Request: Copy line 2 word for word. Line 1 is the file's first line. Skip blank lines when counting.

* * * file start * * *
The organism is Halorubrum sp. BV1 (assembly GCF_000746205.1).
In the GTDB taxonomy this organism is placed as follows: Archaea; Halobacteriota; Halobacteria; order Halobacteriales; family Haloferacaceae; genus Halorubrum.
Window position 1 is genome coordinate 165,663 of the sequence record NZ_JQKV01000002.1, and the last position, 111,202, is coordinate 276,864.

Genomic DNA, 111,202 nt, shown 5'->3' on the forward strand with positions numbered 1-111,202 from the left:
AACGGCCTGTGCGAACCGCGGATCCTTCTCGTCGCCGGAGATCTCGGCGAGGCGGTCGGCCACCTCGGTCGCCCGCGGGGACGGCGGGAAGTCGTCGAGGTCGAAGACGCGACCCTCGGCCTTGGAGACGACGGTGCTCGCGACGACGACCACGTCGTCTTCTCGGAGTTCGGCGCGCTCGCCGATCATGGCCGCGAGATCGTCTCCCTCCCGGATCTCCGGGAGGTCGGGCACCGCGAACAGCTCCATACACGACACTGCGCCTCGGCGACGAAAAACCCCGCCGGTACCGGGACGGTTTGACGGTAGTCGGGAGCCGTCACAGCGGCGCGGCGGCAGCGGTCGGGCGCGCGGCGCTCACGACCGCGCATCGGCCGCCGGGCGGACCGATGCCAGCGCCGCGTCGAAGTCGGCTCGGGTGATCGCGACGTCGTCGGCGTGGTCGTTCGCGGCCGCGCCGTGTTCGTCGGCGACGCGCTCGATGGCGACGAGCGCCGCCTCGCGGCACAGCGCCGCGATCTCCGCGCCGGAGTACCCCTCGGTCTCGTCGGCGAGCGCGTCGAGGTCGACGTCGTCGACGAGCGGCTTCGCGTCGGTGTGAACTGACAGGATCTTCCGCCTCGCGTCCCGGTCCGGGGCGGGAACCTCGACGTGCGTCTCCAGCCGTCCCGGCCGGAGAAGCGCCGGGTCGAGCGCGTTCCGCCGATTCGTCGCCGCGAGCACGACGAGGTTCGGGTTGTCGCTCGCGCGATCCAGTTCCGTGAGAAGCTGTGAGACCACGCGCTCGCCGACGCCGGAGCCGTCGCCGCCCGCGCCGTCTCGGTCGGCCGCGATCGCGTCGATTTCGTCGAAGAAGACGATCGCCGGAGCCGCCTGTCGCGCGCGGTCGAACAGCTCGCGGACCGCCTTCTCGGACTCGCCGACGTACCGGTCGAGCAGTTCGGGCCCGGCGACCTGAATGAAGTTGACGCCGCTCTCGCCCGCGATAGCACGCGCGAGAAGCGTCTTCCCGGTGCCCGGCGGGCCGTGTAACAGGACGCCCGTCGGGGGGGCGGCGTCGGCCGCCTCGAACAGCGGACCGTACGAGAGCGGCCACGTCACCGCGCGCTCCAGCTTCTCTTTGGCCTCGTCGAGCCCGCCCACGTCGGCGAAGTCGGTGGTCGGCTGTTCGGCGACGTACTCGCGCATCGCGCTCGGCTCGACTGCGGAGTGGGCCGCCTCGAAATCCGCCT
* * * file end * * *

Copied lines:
In the GTDB taxonomy this organism is placed as follows: Archaea; Halobacteriota; Halobacteria; order Halobacteriales; family Haloferacaceae; genus Halorubrum.